Lost A Sale, But Initial Phone Consultations — A Big Part Of Brilliant Customer Service
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resourcesABOUT MT AUTHOR GUIDELINES CLASSIFIEDS EDITORIAL CALENDAR MEDIA GUIDE MASSAGE MART SCHOOLS & EDUCATION FEEDBACK
ACA or ICA: Which Best Represents You?
Last June, I was honored to represent Texas ICA members as their representative assemblyman at the ICA Annual Meeting in Kansas City.
What Does Success Mean to You?
Recently, I was asked to speak to young, budding businesswomen about running a successful business — and at first I thought, "Me? You want me to speak to others about success?!"
How One Little Symbol (#) Gets You More Patients
Are you struggling to get more fans or followers for your acupuncture practice? Or are looking for ways to simply connect with your patients? Or do you just want to know how to keep them engaged (comments, retweeting, liking and sharing)?
Rethinking Musculoskeletal Pain – A Public Health Perspective
The American Public Health Association (APHA) is the world's oldest and largest association of its kind, founded more than 140 years ago and boasting over 25,000 members.
Reducing the Autogenic Inhibition Reflex: Making Weak Muscles Strong
The autogenic inhibition (AI) reflex is a sudden relaxation of a muscle in response to excess tension.
A Poor Choice for Pain Relief
Acetaminophen is the most popular pain reliever in the U.S., accounting for an estimated 27 billion annual doses as of 2009. With 100,000-plus hospital visits a year by users, it's also the most likely to be taken inappropriately.
Spieth Thanks His Chiropractor After Historic Masters Win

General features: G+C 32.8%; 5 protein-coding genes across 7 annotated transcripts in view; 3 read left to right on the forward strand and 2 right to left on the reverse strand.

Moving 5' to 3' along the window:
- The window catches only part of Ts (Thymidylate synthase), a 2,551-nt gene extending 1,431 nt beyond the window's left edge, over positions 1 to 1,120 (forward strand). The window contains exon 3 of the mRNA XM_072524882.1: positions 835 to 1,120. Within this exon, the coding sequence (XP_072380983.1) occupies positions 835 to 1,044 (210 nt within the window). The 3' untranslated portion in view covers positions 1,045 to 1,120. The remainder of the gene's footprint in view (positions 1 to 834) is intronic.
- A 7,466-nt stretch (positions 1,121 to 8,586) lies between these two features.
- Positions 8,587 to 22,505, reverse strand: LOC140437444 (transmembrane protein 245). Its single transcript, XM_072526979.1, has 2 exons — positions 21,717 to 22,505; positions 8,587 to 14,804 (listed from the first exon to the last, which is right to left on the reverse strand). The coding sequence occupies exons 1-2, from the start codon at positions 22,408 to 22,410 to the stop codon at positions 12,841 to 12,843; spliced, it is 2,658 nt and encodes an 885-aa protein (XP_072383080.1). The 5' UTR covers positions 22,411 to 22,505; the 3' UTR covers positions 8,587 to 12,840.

Jordan Spieth didn't just capture the hearts of golf enthusiasts worldwide with his record-setting, wire-to-wire victory at the 79th Masters Tournament.
Professional Credentialing and Board Certification: An Ethical Faux Pas
Because of the Affordable Care Act, health care systems are coordinating care through accountable care organizations (ACOs) in order to reduce the cost of care and improve quality of care.
Acupuncture in the U.K. Today: A Personal View
When asked to write a short piece on the current state of the U.K. acupuncture profession, my first response was to say it has all been relatively quiet.
Acupuncture and the Pulse
In 1991, I attended a martial arts workshop hosted coincidentally by Sung Baek, a martial artist and the head of his lineage as a Korean trained acupuncturist. I was enamored by the details Sung could attain from the pulse, as told to me by some of his apprentices.
We Get Letters & Email
A House Divided? (May 1 issue) provoked significant response from readers. Here are several of the surprisingly similar comments we received.
The Nectar of Plants: Essential Oils and Chinese Medicine
Essential oils are a very hot topic these days, especially with the likes of the Ebola virus and the resurgence of measles lurking in our awareness, but when I first became interested in Chinese medicine, essential oils weren't on the radar screen for acupuncturists.
Giving Vets the Care They Deserve
The Department of Veterans Affairs (VA) administers the largest integrated health care system in the United States.
The Source-Luo Point Combination